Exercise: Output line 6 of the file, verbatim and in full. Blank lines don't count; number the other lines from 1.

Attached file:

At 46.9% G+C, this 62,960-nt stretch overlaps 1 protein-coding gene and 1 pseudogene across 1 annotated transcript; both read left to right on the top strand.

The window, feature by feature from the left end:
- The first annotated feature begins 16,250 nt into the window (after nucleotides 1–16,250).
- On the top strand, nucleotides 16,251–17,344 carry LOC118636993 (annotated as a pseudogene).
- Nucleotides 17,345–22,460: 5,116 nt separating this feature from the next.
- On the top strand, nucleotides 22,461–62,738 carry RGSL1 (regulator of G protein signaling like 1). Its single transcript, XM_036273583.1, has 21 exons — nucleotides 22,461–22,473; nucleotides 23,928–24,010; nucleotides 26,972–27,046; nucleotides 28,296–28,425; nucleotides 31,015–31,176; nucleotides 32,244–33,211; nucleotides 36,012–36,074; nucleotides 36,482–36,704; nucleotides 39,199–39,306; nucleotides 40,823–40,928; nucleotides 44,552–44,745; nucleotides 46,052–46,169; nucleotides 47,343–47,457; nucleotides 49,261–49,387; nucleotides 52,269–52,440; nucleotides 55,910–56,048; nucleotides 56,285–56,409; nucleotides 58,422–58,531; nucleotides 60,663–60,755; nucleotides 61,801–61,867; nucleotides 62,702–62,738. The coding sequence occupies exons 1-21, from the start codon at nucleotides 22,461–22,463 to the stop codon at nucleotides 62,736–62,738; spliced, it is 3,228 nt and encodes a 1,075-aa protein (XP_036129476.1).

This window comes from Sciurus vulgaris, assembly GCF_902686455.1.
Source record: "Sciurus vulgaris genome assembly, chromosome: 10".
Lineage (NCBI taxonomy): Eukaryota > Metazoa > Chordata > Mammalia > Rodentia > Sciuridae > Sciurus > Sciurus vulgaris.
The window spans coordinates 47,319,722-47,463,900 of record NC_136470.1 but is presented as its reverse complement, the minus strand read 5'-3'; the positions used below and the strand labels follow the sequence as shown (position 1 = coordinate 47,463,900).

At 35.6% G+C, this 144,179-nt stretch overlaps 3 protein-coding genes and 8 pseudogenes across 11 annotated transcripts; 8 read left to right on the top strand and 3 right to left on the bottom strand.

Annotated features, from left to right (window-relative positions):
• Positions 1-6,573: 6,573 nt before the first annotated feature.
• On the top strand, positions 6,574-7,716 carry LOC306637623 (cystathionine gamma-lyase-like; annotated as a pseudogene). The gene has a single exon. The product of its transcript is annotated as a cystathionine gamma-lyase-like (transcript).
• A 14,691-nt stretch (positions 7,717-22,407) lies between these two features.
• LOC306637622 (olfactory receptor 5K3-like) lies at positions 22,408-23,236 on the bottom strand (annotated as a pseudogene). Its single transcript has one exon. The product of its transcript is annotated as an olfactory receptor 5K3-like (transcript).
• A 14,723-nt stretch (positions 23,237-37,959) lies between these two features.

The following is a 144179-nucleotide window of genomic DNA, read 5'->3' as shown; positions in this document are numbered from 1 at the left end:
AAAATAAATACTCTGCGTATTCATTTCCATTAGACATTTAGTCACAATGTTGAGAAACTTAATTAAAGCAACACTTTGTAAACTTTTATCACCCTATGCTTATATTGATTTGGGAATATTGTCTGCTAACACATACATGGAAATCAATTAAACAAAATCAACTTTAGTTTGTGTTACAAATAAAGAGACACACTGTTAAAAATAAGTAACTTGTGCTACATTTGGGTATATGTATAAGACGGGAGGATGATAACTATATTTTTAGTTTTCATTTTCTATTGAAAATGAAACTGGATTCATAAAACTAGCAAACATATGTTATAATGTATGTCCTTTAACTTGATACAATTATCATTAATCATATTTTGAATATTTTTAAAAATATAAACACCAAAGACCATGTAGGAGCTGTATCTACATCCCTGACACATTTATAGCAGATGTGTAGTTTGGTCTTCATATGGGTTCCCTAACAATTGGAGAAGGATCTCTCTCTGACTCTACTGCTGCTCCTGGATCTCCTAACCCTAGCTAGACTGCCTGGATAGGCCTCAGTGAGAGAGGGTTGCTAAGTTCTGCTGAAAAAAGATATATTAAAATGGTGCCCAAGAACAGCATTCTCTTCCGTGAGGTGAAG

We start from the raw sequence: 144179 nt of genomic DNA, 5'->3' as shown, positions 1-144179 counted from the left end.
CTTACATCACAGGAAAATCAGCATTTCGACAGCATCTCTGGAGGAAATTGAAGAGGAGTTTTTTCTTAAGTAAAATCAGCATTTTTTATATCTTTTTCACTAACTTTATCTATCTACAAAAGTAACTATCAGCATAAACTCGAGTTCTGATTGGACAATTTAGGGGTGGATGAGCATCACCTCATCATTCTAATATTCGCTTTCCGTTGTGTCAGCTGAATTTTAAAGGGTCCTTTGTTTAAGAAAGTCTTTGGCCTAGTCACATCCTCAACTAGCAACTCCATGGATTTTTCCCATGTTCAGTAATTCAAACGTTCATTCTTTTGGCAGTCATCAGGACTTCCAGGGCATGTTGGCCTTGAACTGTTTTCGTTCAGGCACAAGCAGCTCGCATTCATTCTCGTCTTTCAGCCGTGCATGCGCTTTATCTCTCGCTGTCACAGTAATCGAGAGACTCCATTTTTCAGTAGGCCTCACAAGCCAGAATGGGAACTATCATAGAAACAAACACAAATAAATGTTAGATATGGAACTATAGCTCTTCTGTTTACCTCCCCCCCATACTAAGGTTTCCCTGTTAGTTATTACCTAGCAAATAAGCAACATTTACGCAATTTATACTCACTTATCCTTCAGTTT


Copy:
- On the top strand, nucleotides 22,461–62,738 carry RGSL1 (regulator of G protein signaling like 1). Its single transcript, XM_036273583.1, has 21 exons — nucleotides 22,461–22,473; nucleotides 23,928–24,010; nucleotides 26,972–27,046; nucleotides 28,296–28,425; nucleotides 31,015–31,176; nucleotides 32,244–33,211; nucleotides 36,012–36,074; nucleotides 36,482–36,704; nucleotides 39,199–39,306; nucleotides 40,823–40,928; nucleotides 44,552–44,745; nucleotides 46,052–46,169; nucleotides 47,343–47,457; nucleotides 49,261–49,387; nucleotides 52,269–52,440; nucleotides 55,910–56,048; nucleotides 56,285–56,409; nucleotides 58,422–58,531; nucleotides 60,663–60,755; nucleotides 61,801–61,867; nucleotides 62,702–62,738. The coding sequence occupies exons 1-21, from the start codon at nucleotides 22,461–22,463 to the stop codon at nucleotides 62,736–62,738; spliced, it is 3,228 nt and encodes a 1,075-aa protein (XP_036129476.1).